Posted by psgels on 14 February 2008 with categories: Anime Reviews


Piano no Mori can easily be considered as the brother-movie of Miyori no Mori. Both got originally released around the same time, both are slice-of-life movies, both place a lot of emphasis on a forest, and both have a kid of about 11 years old as their main character. In Miyori no Mori, the forest was filled with spirits, in Piano no Mori, the forest has a piano in it.

Both movies have their own strengths and weaknesses. The main characters for Piano no Mori just don’t match up to Miyori, but in exchange Piano no Mori doesn’t have any cardboard-box villain that plagued Miyori. And even though the main characters aren’t as likable as Miyori, this doesn’t mean that they’re bad. This movie portrays quite an interesting rivalry between two polar opposites. Along with the side-characters, they turn into quite an interesting smörgåsbord of a cast.

The major problem with Piano no Mori is the direction. It really felt to me like the creators were going down a checklist of some sorts, to get the necessary developments set up right for the finale. Whenever the creators had to choose between a flowing story and this checklist, they went with the checklist. What’s strange about this is that the director for this movie is top-notch: he’s been behind the critically acclaimed series of Monster and Master Keaton, and his work on the first half of A Spirit of The Sun was terrific as well. While I haven’t seen the first two, I just can’t say that Piano no Mori has been his best work.

Nevertheless, Piano no Mori is a very capable movie, which provided the satisfying ending that I missed with Miyori no Mori. Both movies (or tv-specials in Miyori no Mori’s case) are greatly recommended if you’re looking for a relaxed slice-of-life movie, just don’t expect to be blown away. The tournament at the end of the movie was nicely done, although it would have been better to see more different contestants (some who actually weren’t some kind of reincarnation of Beethoven). Still, this movie did what it set out to do, and that’s enough to make up for two hours that won’t disappoint.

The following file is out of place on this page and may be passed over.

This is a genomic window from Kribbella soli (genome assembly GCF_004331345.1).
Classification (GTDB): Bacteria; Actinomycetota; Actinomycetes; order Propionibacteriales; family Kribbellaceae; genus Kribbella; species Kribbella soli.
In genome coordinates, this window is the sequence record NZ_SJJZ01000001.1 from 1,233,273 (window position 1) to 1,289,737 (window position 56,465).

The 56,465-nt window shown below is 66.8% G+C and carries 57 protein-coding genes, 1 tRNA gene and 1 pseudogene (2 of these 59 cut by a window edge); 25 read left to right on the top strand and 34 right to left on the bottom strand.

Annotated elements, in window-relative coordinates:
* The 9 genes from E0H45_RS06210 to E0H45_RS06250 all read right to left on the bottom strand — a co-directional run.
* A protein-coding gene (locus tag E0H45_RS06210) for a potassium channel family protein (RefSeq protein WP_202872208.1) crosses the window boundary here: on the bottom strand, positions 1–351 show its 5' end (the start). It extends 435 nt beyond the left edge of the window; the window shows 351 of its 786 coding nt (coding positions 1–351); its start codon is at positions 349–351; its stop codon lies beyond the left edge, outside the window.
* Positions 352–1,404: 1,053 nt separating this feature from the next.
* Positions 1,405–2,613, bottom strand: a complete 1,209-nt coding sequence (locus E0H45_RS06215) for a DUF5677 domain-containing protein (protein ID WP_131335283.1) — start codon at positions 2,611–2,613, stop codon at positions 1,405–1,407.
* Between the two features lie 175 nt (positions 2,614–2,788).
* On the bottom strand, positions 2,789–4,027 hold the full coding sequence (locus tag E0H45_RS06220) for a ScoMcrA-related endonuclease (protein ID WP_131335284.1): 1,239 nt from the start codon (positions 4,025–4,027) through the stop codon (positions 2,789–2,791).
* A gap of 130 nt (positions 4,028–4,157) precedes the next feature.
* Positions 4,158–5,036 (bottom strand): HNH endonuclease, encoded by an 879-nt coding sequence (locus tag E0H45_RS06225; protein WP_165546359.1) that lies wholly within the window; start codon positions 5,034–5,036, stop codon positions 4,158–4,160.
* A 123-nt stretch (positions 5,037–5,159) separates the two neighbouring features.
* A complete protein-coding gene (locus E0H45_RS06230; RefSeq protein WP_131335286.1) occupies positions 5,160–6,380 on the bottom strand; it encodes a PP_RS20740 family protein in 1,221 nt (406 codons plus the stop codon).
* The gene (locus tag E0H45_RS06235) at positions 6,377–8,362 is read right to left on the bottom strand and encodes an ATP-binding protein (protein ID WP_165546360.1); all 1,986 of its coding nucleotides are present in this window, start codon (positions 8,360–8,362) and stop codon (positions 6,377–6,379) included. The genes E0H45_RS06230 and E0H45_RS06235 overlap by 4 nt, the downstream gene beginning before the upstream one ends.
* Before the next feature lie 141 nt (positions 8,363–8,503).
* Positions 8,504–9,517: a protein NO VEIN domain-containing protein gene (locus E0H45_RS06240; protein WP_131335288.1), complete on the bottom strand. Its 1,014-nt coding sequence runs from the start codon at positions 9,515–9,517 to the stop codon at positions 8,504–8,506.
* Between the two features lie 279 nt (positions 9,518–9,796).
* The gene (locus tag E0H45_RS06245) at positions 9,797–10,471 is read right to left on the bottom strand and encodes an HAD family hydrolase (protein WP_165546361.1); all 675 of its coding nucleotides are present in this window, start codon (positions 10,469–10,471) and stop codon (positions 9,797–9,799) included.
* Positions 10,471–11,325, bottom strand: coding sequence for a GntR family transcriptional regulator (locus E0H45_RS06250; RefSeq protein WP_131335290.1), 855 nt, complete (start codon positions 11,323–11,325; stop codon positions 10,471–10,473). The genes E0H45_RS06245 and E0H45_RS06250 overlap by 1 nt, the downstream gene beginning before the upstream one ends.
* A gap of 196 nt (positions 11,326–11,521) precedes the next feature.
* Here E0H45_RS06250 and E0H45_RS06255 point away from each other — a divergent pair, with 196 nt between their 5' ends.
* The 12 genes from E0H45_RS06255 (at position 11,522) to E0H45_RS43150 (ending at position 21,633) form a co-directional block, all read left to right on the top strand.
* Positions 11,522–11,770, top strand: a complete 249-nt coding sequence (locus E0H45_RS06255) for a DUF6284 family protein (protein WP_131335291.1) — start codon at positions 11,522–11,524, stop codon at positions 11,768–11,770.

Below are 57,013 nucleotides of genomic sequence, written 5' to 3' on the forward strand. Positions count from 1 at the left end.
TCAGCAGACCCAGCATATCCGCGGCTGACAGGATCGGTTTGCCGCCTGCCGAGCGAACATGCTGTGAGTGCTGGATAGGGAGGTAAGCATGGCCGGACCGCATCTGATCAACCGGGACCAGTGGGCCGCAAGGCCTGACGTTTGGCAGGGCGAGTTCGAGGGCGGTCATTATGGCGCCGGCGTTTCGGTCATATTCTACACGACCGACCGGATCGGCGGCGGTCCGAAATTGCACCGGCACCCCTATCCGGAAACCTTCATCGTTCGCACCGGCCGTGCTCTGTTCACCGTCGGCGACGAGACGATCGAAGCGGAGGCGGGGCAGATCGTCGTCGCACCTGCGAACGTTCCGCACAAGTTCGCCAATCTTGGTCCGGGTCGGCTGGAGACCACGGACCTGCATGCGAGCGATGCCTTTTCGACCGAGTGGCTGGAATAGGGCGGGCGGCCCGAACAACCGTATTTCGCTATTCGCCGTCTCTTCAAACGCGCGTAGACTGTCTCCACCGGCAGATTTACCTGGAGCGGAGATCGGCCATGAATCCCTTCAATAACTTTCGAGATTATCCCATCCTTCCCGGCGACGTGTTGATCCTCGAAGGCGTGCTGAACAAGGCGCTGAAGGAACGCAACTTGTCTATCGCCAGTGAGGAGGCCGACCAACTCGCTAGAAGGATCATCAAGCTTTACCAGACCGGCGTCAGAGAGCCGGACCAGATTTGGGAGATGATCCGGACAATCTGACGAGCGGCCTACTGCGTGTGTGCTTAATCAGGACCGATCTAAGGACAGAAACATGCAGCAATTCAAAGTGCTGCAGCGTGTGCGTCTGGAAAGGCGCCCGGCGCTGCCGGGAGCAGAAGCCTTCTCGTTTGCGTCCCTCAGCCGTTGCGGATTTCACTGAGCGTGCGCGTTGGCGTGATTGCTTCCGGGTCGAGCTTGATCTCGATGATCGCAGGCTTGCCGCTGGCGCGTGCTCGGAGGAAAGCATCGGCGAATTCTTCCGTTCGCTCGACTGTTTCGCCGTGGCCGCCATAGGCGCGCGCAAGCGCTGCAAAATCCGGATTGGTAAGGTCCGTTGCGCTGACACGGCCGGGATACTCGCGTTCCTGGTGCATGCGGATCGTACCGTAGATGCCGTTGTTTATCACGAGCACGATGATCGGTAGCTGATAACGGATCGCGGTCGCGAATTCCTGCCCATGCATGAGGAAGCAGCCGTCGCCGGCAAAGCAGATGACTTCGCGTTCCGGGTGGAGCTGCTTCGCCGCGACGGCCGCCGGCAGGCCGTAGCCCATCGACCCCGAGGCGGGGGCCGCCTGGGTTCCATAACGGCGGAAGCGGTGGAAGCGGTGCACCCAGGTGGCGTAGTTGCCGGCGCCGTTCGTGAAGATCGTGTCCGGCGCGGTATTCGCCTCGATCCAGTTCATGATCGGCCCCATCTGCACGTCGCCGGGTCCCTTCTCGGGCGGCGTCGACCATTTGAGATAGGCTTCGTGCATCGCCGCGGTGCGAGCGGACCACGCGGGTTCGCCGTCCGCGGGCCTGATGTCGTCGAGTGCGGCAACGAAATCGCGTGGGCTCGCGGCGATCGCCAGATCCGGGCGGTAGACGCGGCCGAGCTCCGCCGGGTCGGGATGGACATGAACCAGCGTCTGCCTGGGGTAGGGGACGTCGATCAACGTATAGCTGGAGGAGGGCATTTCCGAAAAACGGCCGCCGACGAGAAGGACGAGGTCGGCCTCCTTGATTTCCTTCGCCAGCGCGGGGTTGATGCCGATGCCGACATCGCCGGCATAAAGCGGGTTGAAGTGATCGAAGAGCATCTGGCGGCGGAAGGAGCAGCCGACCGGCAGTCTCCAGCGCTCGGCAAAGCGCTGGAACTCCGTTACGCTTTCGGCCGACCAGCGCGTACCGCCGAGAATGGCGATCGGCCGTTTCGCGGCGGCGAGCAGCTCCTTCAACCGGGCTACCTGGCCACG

8 Responses

  1. Gottis says:

    I’ll be checking this out! =D

    … And it just dawned on me, watching you type “smörgåsbord” completely correct… You have to live somewhere in Europe, no? =D;;

  2. psgels psgels says:

    Holland, yes. It’s not an actual word here, but I like the sound of it. :P

    What’s interesting is that even my spelling-checker seemed to suggest that the special signs were unnecessary.

  3. Gottis says:

    Ahahahah~ The Å and Ö, along with the Ä are the three final letters in the Swedish alphabet, coming after Z, (Swedish alphabet reads: ABCDEFGHIJKLMNOPQRSTUVWXYZÅÄÖ) and they’re really important, as there isn’t a word in Swedish that reads “smorgasbord”. At all. ^_^;;

  4. totoum says:

    “The major problem with Piano no Mori is the direction. It really felt to me like the creators were going down a checklist of some sorts, to get the necessary developments set up right for the finale.”

    can you explain that (like with an exemple) because i have no idea what you mean by that.

    Though yeah,i wasn’t blown away,it was a definite nice watch,i seriously got scared at the start since i thought that with kai we’d get one of those extremely annoying shounen heros but he turned out better than that.
    And my dad’s a musician so it was fun to see an anime with so many messages he’s told me.

    also,i predicted you’d give it a 82 and you did!Though i guess i don’t win anything for that lol

  5. psgels psgels says:

    Well, to me it felt like the creators were really trying too hard to make Kai and the other main character (forgot his name) end up competing against each other, that’s why I mentioned it.

  6. petran79 says:

    I’d also recommend checking the 2003 series “Hanada Shonen-shi”, based on another manga of the same author. It is a surprising change from the trend most anime series seem to take.